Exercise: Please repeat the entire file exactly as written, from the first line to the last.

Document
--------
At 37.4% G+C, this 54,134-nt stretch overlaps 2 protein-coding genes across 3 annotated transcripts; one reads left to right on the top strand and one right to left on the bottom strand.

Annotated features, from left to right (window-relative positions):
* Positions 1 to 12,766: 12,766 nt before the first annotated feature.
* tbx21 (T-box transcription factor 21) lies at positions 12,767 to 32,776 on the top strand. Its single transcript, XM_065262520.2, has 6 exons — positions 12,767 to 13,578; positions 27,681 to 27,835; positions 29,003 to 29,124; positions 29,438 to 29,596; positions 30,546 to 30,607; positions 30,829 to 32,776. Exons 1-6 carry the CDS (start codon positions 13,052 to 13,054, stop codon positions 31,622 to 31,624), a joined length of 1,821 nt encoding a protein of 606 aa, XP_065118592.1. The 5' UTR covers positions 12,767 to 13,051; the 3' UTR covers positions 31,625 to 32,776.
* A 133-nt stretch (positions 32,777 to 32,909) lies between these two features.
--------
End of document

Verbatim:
At 37.4% G+C, this 54,134-nt stretch overlaps 2 protein-coding genes across 3 annotated transcripts; one reads left to right on the top strand and one right to left on the bottom strand.

Annotated features, from left to right (window-relative positions):
* Positions 1 to 12,766: 12,766 nt before the first annotated feature.
* tbx21 (T-box transcription factor 21) lies at positions 12,767 to 32,776 on the top strand. Its single transcript, XM_065262520.2, has 6 exons — positions 12,767 to 13,578; positions 27,681 to 27,835; positions 29,003 to 29,124; positions 29,438 to 29,596; positions 30,546 to 30,607; positions 30,829 to 32,776. Exons 1-6 carry the CDS (start codon positions 13,052 to 13,054, stop codon positions 31,622 to 31,624), a joined length of 1,821 nt encoding a protein of 606 aa, XP_065118592.1. The 5' UTR covers positions 12,767 to 13,051; the 3' UTR covers positions 31,625 to 32,776.
* A 133-nt stretch (positions 32,777 to 32,909) lies between these two features.